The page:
If the Ministry needs some extra funding I would suggest doing a donation drive, or an auction or something goofy possibly, have fun with it and let others bless you with support.

      Sell tickets to a BBQ this summer at Credo, I’d even brave tornado alley for something like that! 🙂

      I’m sure I speak for a lot of people when I say, tell us what you need and we will provide, I’d love to return the blessing you’ve given us.

      -Paul-

    • C Skiles

      I’ve had the same pastor for over 26 years now. I have often wandered to myself: ” how in the heck does he do it?” It’s one thing to come up with fresh sermons week in and week out, but there have been Sundays when I have walked into the morning service in one of those moods and I’ve often thought ,” if Bob ( may pastor) felt like I feel today or had the attitude I have today how in the world can he stand up there and do what he does?
      What if he and his wife just had a disagreement that they could not seem to settle before he came to church (as I sometimes have) how does he deal with this? How does he deal with just being a sinful human? Now don’t get me wrong , he is very transparent and It’s obvioius that he struggles. But man, how I respect him and others like him who some how grab hold of the grace of God (or it grabs hold of them) and “just do it”.
      Michael, I’m with you. My vocation is not to minister the word, but yet I know God expects me to live out the gospel on my job everyday and sometimes I just want to be left alone.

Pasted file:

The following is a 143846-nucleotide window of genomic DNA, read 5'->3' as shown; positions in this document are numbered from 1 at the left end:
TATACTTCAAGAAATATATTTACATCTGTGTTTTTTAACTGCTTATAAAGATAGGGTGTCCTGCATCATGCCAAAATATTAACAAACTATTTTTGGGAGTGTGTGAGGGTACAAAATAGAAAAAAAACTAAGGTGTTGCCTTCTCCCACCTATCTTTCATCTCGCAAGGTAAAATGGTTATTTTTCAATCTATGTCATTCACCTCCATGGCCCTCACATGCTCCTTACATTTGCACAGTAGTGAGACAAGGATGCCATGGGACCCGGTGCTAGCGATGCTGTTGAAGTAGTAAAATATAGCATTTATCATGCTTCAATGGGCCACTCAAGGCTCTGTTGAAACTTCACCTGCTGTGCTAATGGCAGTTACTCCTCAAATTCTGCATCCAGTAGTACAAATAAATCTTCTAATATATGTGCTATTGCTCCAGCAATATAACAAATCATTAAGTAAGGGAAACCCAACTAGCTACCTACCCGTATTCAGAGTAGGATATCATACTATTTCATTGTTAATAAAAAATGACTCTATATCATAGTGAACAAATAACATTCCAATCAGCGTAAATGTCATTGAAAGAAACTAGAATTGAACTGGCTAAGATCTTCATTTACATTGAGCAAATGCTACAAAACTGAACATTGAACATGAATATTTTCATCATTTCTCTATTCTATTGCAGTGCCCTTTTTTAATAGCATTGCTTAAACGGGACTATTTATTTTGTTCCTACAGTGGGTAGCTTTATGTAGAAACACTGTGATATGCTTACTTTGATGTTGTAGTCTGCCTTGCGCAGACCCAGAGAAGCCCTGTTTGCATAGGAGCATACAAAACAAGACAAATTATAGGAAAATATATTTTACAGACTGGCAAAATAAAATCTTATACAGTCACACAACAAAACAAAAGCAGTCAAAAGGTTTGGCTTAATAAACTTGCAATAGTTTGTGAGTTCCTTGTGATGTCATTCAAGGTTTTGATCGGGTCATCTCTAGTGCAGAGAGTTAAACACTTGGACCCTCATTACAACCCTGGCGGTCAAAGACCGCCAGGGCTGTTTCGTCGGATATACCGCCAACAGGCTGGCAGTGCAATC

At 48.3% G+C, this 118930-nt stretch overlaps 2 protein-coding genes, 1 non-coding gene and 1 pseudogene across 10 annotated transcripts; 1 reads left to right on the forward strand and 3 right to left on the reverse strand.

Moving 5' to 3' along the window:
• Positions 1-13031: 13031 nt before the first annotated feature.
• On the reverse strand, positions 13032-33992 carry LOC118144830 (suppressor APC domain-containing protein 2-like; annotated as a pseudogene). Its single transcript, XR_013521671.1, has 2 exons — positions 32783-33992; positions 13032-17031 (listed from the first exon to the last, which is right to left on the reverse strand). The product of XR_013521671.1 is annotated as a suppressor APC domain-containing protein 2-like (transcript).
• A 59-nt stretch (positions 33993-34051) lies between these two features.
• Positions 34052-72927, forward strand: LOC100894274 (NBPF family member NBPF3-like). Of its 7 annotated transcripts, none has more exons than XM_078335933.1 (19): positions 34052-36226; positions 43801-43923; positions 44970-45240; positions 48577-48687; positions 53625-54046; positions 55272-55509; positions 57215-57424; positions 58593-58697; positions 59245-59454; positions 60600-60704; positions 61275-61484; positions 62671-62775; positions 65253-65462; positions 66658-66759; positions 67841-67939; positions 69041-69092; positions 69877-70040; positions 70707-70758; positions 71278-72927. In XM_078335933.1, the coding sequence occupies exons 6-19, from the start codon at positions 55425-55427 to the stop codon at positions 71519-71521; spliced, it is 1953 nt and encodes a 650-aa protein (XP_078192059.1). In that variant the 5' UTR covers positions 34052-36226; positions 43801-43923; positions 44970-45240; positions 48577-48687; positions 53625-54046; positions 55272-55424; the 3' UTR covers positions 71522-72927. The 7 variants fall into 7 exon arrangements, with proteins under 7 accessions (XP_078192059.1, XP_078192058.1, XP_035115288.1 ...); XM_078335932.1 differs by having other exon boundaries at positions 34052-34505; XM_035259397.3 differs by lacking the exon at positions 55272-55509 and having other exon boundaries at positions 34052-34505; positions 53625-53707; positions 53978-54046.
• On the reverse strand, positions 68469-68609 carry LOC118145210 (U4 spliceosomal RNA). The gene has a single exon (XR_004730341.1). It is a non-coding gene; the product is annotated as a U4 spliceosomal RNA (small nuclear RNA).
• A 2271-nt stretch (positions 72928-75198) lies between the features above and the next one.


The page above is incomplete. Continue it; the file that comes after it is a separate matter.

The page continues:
May God give each of us the extra grace we need on “those day.”

    • Mike B


      So many times I want to throw in the ministry towel and be “normal”—to have a normal job with normal responsibilities.

      Not sure what that job is or if it exists. All jobs and all of life require us to be “on” and no matter what field we all want (or should want) to excel as ambassadors for Christ as well as in the field we work. And we all have “off” days. I understand the intent behind your post (I think) and understand having a bad day but like many other commenters I think it is from an unreal expectation of who we are. We are to live in divine power as Christ but some days we just don’t feel like putting off that old comfortable shirt called humanness and fallen nature.

      If it helps, one of the biggest “aha” moments in my walk with Christ was a pastor who shared his weaker side from time to time helping me realize that I had a completely unrealistic understanding of what being a new creation was. My least favorite verse was 2 Cor 5:17 because I was so frustrated with who I was and how I could not live up to what Jesus asked of believers that I doubted whether I was saved. Once I realized that even pastors struggled and failed and had to put on a new man and put off an old man constantly I had a better understanding of the battle we face. Thanks for sharing your down moment but don’t throw in that towel. Just use it to dry off and put on that new man outfit after taking a shower and a needed day off.